Christians, that is, discerning Christians who hold to the Scriptures as the foundation of all truth and reality will often hear “why do you nitpick so much? Don’t you know that Jesus loves everybody?” It’s commonplace for evangelists and theologians to encounter the simple-minded individual who’d rather not talk about God’s judgment or wrath.
I recently heard some missionaries talking about what they do in while on mission. I have to admit that often, when I hear them speak theologically, it makes me wonder how churches can support them. The mantra? That Jesus loves everyone and has a wonderful plan for their life.
“Jesus loves you and has a wonderful plan for your life” is not the gospel. The gospel of Jesus Christ according to the Scriptures paints a far bigger picture — and for some, it’s far worse. In fact, the gospel is only “good news” to those who are being saved.
For the word of the cross is folly to those who are perishing, but to us who are being1 Corinthians 1:18
savedit is the power of God.
The go-to verse for proponents of the “Jesus loves everybody” gospel is, of course, John 3:16, “For God so loved the world, that he gave his only Son, that whoever believes in him should not perish but have eternal life.” It is true that God certainly has a love for His creation — His whole creation. But is this love the same for every single individual?
The answer is no. The word kosmos translated as “world” in this verse is often taken to be limited to God’s elect. In some cases, that may work and is not necessarily wrong. But more importantly, the word is a reference to the vast sinfulness that has spread to the entire world.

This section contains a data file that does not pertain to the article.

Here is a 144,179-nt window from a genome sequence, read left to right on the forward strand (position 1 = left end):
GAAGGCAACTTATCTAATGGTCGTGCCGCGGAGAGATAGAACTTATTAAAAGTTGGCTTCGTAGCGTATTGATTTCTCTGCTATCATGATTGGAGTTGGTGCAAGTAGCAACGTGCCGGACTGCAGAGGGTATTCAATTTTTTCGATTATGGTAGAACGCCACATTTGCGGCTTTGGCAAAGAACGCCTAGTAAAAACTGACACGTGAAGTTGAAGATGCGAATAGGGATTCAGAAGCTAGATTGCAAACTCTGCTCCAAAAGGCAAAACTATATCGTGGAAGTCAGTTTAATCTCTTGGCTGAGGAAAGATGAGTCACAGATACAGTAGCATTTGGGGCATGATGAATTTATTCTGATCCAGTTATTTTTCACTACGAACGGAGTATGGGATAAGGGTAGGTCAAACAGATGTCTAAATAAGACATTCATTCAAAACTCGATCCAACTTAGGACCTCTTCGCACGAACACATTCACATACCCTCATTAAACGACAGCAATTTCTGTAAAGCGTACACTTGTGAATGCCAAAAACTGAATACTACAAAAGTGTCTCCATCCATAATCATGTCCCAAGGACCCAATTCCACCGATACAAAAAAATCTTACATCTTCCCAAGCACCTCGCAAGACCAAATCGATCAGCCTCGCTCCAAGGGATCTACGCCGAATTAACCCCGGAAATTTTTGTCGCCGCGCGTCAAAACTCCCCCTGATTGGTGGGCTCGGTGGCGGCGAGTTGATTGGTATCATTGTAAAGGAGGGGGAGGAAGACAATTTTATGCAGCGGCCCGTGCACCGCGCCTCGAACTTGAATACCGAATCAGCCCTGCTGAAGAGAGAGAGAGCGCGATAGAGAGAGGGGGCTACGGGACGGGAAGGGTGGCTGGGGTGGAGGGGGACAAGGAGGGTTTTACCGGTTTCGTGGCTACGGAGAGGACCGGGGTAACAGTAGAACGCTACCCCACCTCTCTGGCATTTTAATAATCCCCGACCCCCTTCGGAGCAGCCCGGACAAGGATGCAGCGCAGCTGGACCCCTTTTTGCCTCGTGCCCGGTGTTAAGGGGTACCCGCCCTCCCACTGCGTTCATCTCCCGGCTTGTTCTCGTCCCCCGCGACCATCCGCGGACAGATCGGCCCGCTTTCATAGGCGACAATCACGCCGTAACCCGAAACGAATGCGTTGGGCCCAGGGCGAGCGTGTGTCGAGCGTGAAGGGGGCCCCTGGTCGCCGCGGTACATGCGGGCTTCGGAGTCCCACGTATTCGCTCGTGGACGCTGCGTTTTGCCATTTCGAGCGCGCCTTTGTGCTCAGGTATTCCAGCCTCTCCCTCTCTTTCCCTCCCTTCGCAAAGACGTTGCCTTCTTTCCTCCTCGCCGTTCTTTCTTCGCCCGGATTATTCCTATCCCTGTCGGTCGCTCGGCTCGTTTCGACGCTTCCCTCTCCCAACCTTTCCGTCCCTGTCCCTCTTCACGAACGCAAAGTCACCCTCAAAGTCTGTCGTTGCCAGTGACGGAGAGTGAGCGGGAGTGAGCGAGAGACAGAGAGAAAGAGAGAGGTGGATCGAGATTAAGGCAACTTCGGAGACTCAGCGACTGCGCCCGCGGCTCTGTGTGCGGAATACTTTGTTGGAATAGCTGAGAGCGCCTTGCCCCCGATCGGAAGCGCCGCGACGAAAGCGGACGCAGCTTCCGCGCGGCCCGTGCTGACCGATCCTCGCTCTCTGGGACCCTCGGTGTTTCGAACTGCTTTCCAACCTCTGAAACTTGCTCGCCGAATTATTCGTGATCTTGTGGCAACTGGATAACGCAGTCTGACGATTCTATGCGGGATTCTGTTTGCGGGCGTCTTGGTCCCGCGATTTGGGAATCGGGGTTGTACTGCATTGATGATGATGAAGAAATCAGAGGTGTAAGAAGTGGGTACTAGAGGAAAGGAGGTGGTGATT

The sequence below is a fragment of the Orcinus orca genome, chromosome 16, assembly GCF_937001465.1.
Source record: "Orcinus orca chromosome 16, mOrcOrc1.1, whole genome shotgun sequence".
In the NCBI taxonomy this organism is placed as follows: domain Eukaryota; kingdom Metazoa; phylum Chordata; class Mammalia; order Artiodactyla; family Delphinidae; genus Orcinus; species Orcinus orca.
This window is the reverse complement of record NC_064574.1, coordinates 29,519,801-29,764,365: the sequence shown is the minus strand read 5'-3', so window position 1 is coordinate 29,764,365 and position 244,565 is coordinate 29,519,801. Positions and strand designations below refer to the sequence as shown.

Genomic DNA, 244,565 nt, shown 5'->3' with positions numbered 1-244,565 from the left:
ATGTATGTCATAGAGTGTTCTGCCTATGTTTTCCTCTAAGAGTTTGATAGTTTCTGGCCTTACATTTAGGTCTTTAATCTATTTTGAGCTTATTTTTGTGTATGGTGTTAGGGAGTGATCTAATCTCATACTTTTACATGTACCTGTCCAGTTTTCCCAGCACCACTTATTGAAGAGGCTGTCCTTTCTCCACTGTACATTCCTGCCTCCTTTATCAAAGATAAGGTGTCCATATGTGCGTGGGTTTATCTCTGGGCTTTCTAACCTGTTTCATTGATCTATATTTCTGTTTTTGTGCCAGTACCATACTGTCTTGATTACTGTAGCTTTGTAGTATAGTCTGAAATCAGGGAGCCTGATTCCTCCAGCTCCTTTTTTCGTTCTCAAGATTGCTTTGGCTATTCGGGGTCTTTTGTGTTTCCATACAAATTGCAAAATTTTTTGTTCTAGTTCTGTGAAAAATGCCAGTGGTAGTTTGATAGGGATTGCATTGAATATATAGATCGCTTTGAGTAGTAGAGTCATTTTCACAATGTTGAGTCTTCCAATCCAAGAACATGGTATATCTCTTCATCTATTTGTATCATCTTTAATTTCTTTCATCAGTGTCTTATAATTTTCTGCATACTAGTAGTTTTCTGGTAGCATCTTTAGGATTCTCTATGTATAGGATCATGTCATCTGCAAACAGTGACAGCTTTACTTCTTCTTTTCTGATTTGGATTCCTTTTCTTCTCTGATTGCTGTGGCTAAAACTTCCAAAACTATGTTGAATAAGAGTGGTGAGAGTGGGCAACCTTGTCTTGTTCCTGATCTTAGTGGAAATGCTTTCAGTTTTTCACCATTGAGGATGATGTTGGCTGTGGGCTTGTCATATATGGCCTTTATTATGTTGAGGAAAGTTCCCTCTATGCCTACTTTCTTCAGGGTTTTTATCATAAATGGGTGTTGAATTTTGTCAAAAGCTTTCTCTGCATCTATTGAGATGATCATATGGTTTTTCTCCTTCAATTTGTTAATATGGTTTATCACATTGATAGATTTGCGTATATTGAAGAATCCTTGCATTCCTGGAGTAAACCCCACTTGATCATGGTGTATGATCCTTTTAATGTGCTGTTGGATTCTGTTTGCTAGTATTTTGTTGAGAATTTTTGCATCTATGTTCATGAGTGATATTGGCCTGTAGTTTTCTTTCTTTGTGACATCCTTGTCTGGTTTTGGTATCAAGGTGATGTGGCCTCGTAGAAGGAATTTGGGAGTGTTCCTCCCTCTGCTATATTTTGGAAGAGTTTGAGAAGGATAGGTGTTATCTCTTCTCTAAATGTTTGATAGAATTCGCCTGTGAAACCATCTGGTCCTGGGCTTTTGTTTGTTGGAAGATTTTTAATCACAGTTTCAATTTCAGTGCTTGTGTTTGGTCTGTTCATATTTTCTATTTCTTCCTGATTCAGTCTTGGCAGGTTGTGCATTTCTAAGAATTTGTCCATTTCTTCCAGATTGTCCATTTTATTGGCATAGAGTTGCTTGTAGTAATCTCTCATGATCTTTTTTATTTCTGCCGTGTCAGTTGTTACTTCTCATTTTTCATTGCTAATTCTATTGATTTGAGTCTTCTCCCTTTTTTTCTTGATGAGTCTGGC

It is also important to note that God, being the unchanging almighty being that he is, is more than just a God of love, mercy, and grace — He is also a God of wrath and justice. And in Psalm 5:5, King David acknowledges that God hates all evildoers.
Yet God is a God of love and his love is manifest in His patience for the whole world that He gives them the opportunity to repent. But the love that He has for His people — His elect — is clearly different. It’s personal salvific, and when His general love for the world is compared to His love for His elect, it’s hatred. One must ask: if God does not hate some people, why does He send them to Hell? Does God pour out His wrath on the ones He loves?
As stated in Psalm 5:5, God hates the evildoer. God’s love is conditioned upon obedience — but, for the believer, it is not our own obedience. It’s Christ’s. He has fulfilled the righteous requirement of the law which is necessary to see the Kingdom of God (Romans 8:4) and when God sees those who are in Christ, He sees Christ Himself — and is well pleased.
…and behold, a voice from heaven said, “This is my beloved Son, with whom I am well pleased.”Matthew 3:17
So no, Jesus does not love everybody — at least not the same way. Jesus loves those whom the Father has given Him and will pour out His judgment and wrath for all eternity on those whom He hates.
Repent and believe the gospel.
If you were to die today, where would you go? Heaven? Hell? Not sure?
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